Explore UAB

by Cason Benton, MD, FAAP

Teen Mental Health

Before the pandemic, mental health challenges were the leading cause of disability and poor life outcomes in young people with one in five adolescents having a mental health disorder. Moreover, Alabama youth, when compared to national samples, are more likely to have attempted suicide in the last 12 months and to have been treated medically as a result. Early data from emergency room usage and hospitalizations point to an alarming increase in adolescent mental health concerns during the pandemic.

The Role of the Pediatrician

To address this mental health emergency, pediatricians need to be a part of the solution. The Guidelines for Adolescent Depression in Primary Care (GLAD-PC) recommend universal depression screening and follow-up for 12- to 18-year-olds, when the following can be pursued:

  1. additional training regarding issues such as advances in screening, diagnosis, treatment, follow-up, liability, consent, confidentiality, and billing;

  2. practice and systems changes, such as office staff training and buy-in, EMRs, and automated tracking systems, whenever available; and

  3. establishing linkages with mental health services. An exciting partnership between the PATHS program (Pediatric Access to Telemental Health Services) housed at Children’s of Alabama and ACHIA’s quality improvement collaborative will help the practices “check off’ the GLAD components.

QI Learning Collaborative

Participants in the QI collaborative will engage in PATHS’ behavioral health training using Project ECHO, a guided practice model of telementoring that brings specialty knowledge to primary care practices (visit https://bit.ly/3xeIe33 for more information). Additionally, these practices will also use ACHIA quality improvement coaching and data platforms to assess the reliability of the clinician’s universal screening and follow-up systems. Those interested practices can learn more about the 2023 Teen Mental Wellness QI Collaborative at the AL-AAP’s Annual Meeting in September during a session with a teen mental health speaker. Practices may also contact Project Coordinator Rachel Latham at rlatham@alaap.org.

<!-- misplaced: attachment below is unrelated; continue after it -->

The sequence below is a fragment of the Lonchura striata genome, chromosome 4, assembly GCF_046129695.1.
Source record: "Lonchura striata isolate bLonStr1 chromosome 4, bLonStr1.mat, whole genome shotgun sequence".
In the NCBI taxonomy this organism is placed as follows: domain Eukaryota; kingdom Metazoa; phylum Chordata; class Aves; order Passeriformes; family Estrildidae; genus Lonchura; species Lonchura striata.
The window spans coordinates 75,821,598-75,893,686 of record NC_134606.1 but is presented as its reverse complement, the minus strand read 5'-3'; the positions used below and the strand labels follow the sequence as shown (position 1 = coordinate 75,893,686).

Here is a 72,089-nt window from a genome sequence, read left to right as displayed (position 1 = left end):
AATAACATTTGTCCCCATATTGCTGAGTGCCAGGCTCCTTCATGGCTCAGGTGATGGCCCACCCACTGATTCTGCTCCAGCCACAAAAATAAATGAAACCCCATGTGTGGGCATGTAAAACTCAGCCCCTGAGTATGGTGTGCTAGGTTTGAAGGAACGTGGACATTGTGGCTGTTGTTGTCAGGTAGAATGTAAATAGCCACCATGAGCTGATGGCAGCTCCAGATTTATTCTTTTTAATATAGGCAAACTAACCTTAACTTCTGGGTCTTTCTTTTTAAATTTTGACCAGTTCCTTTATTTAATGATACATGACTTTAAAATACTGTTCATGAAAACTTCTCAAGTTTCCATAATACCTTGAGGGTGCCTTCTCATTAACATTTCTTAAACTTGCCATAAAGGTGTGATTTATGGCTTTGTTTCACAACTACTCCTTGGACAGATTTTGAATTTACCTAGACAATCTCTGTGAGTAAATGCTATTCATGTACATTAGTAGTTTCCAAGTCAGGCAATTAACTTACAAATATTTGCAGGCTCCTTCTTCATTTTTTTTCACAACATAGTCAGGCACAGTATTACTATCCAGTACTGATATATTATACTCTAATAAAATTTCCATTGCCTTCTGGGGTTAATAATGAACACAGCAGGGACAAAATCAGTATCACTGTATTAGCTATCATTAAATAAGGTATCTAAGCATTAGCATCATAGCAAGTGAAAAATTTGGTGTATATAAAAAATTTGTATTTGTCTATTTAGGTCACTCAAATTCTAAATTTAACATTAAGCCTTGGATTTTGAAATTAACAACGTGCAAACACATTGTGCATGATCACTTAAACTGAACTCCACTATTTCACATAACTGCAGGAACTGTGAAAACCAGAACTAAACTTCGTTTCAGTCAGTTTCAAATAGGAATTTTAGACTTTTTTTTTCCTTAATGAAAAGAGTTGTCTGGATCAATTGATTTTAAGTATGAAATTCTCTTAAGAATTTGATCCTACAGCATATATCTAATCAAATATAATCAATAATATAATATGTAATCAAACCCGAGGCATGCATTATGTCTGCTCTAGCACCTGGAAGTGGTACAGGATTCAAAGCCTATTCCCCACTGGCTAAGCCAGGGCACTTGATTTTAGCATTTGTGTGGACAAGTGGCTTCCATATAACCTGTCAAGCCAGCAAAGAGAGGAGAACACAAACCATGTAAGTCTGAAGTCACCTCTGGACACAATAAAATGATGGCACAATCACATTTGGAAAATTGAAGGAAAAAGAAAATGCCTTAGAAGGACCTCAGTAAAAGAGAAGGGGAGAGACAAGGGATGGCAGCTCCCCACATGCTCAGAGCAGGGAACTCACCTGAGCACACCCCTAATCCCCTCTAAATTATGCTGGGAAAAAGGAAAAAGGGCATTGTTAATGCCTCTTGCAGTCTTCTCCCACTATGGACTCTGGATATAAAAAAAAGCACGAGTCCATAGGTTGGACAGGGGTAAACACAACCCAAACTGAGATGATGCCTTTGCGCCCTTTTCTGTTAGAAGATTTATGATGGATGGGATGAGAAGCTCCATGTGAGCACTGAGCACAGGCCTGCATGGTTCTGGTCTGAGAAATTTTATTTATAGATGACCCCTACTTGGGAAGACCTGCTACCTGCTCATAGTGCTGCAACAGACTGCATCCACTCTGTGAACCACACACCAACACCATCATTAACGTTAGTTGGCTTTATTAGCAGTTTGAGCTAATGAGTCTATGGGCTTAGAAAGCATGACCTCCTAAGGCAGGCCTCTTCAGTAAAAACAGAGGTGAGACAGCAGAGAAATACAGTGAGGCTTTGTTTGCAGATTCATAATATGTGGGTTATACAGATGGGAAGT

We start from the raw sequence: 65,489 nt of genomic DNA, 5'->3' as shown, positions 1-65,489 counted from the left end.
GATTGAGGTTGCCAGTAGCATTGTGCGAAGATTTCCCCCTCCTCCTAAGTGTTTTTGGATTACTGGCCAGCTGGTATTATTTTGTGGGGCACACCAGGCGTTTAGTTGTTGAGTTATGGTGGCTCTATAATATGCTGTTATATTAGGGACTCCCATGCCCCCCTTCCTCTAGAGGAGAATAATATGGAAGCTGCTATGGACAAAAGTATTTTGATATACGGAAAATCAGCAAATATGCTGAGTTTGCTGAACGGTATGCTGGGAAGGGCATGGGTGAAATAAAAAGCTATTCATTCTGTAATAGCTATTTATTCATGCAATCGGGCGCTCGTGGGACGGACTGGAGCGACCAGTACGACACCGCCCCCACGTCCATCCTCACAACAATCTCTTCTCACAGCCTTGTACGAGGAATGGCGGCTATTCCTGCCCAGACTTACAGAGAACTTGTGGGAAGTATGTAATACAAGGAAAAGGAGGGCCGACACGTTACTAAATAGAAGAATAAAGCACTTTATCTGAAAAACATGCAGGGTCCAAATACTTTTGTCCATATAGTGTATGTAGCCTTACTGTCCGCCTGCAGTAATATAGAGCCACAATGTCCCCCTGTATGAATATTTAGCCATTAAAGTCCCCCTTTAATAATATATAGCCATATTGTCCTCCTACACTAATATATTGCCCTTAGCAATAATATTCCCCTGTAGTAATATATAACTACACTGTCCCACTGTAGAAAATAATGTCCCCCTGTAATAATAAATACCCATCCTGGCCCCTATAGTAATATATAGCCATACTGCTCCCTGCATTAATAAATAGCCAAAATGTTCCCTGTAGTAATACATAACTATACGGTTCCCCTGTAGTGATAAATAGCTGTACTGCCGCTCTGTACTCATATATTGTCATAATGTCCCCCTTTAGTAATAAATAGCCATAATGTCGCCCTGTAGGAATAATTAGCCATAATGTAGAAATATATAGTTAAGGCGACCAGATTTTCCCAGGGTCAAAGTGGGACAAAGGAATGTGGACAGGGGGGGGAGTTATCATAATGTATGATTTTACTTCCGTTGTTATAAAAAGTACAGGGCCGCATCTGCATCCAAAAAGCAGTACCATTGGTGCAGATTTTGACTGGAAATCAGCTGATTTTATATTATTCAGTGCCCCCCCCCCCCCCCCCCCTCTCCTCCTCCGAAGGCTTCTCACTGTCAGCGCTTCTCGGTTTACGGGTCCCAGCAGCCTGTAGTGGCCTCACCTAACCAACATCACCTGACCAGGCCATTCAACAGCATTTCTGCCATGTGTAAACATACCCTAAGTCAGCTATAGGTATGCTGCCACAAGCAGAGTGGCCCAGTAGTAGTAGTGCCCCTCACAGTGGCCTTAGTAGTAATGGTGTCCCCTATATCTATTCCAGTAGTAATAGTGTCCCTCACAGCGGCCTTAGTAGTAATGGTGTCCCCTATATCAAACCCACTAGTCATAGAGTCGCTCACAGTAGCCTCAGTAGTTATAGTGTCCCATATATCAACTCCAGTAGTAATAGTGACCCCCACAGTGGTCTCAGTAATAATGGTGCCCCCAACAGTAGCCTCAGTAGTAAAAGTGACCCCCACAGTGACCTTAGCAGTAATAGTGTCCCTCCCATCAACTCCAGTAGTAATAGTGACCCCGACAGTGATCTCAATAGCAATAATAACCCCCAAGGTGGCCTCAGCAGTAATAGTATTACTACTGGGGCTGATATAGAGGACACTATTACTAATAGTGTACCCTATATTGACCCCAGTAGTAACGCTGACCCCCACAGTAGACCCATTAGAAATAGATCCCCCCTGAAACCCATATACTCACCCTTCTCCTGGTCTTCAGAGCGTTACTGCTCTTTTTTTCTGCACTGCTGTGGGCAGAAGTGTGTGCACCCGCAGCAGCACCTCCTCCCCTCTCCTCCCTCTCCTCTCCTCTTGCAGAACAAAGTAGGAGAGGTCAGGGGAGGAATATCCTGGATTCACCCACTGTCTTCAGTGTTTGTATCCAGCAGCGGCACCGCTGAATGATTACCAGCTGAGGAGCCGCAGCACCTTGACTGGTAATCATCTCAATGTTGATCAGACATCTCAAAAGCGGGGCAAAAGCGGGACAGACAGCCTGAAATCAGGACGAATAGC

Rural Providers: Start the PATH to Improving Behavioral Care for All Ages Now!

While not part of the 2023 Teen Mental Wellness Collaborative due to grant stipulations, the PATHS program has behavioral health supports in addition to the ECHO training for primary care providers in Alabama’s rural communities through the following:

  • care coordination for patients of all ages with complex behavioral conditions;

  • referrals to behavioral health resources in the patient’s communities where available;

  • provider-to-provider consultation with a member of the PATHS mental health team, when caring for a patient with behavioral health needs; and 

  • behavioral health services via telemedicine in the pediatrician’s office when specialist intervention is needed.

PATHS is working on expanding these supports more broadly in Alabama. Rural providers interested in learning more, including opportunities in 2022, should visit https://www.childrensal.org/paths or contact Susan Griffin at susan.griffin@childrensal.org or at 205-638-5673.

Perou, el al., & Centers for Disease Control and Prevention (CDC) (2013). Mental health surveillance among children—United States, 2005-2011. MMWR. Morbidity and Mortality Weekly Report Supplements, 62(2), 1–35.

Ghandour, R. M., et al. (2019). Prevalence and treatment of depression, anxiety, and conduct problems in U.S. children. The Journal of Pediatrics 206, 256–267.

Centers for Disease Control and Prevention. (2019) Youth Risk Behavior Survey Data. Available at: www.cdc.gov/yrbs. Accessed on 2021.

Rachel A. Zuckerbrot, et al; Guidelines for Adolescent Depression in Primary Care (GLAD-PC): Part I. Practice Preparation, Identification, Assessment, and Initial Management. Pediatrics March 2018; 141 (3): e20174081. 10.1542/peds.2017-4081

This article first appeared in the Second Quarter 2022 Edition of the Alabama Pediatrician Newsletter.